Sutt contends that we should summarily reverse his conviction because of the introduction into evidence of statements given by him to FBI agents rendered involuntary because he was in custody at the time he gave them and he had not been given the warnings required under Miranda v. Arizona, 384 U.S. 436, 86 S. Ct. 1602, 16 L. Ed. 2d 694 (1966).
He made the first statement on September 14, 1967, while in police custody in Madison, Illinois. It is conceded no warnings were given. He denied having any knowledge of stolen automobiles, said he had owned only one Volkswagen engine in his life, and that that engine came from a 1955 Volkswagen he had bought in St. Louis. He showed the agent a receipt indicating the purchase in 1965 of the 1955 Volkswagen. Later, on October 26, 1967, Sutt was arrested in Madison, Illinois, and without being given Miranda warnings told the same agent that the Volkswagen motor which he had delivered under Clark's purchase direction and which had been in the Hinnen yard came from a 1955 Volkswagen and again showed the agent a purchase receipt.
On November 7, 1967, defendant, in custody, was given the Miranda warnings, signed a waiver form with respect to his rights, and told the same agent the motor in the Hinnen yard came from a green 1966 Volkswagen, carrying California license plates, stolen from St. Louis, and was the one delivered by him to St. Louis at Clark's direction. He also told the agent that Clark and others were framing him by accusing him of stealing Volkswagens in the St. Louis area. In this statement he accused Clark of stealing the Bray Volkswagen in St. Louis, saying that he had merely driven Clark to St. Louis from Madison and then driven Clark's car back to Madison. He told the agent too that the day after the theft, Clark sold him the engine for $20.00 and two weeks later Clark paid him $40.00 to buy back the motor and directed him to deliver the engine in St. Louis.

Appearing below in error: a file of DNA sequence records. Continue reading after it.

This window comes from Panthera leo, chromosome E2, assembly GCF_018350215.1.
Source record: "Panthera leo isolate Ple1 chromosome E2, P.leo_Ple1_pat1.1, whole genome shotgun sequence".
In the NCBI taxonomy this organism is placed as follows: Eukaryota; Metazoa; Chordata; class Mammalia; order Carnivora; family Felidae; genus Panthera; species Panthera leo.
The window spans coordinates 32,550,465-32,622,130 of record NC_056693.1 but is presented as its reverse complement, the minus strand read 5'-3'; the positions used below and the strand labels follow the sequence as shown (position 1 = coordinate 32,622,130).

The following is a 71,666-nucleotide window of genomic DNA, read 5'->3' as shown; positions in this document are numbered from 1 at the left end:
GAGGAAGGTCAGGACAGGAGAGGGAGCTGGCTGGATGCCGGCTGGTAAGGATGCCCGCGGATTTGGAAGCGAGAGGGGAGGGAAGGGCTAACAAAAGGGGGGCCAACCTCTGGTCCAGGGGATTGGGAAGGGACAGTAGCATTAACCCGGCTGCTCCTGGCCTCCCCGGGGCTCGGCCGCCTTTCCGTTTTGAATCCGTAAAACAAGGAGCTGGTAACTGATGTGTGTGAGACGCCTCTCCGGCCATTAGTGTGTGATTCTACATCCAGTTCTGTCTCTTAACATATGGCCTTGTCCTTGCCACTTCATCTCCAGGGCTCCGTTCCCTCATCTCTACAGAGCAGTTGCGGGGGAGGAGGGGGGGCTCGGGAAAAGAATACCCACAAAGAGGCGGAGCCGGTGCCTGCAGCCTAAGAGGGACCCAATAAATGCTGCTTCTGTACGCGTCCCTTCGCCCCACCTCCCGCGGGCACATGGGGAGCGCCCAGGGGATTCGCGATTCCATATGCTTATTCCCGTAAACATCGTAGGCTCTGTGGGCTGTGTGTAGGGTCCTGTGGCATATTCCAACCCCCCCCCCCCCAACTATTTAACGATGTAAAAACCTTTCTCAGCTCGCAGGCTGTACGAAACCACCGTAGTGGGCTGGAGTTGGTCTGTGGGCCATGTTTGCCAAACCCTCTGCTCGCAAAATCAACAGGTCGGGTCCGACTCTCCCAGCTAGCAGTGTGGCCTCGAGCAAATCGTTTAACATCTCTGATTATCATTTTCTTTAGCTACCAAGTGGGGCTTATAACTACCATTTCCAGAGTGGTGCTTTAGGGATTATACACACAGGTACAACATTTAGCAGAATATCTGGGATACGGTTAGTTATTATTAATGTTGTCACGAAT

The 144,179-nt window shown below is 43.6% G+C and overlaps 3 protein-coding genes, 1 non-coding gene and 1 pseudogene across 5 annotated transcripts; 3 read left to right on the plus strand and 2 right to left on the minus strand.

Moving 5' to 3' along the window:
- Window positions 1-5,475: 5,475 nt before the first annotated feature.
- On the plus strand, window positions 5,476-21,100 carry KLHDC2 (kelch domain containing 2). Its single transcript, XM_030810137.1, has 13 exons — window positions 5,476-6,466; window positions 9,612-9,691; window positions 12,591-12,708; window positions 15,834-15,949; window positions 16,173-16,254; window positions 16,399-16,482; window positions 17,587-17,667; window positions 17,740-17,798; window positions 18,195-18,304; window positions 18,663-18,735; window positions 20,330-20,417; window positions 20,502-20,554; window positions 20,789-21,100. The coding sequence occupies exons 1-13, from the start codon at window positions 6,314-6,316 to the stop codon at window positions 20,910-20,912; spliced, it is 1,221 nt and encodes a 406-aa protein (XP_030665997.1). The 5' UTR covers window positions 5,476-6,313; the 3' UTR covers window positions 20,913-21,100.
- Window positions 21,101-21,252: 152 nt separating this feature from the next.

Sutt claims that the first two in-custody statements, while exculpatory, were incriminating circumstances exhibiting consciousness of guilt. He relies upon this court's opinion in United States v. Riso, 405 F.2d 134 (7th Cir. 1969). In that case no Miranda question was involved. The court merely approved an instruction that untrue exculpatory statements could be considered as circumstantial evidence of consciousness of guilt. Even assuming the two statements do exhibit consciousness of guilt-and were statements which, had Miranda warnings been given and had Sutt requested counsel, were not likely to have been made — we decline to reverse. We are satisfied beyond a reasonable doubt on this record that if the statements were not in evidence the jury would still have rendered the verdict of guilty. Harrington v. California, 395 U.S. 250, 89 S. Ct. 1726, 23 L. Ed. 2d 284 (June 2, 1969); Chapman v. California, 386 U.S. 18, 87 S. Ct. 824, 17 L. Ed. 2d 705 (1967). We conclude that no constitutional error affecting Sutts' substantial rights was committed at the trial. Id.
We see no relationship between the first two exculpatory statements and the final incriminating statement so as to warrant our application of our decision in Myers v. Frye, 401 F.2d 18 (7th Cir. 1968). That was habeas corpus and we remanded for an evidentiary hearing on the question of voluntariness of Myers' confession to murder. We recognize that the burden of proving voluntariness is on the government, but the statement vital, in our opinion, to incriminate Sutt was the final statement which is clearly voluntary.
We have passed upon all questions raised on this appeal. The judgment is affirmed.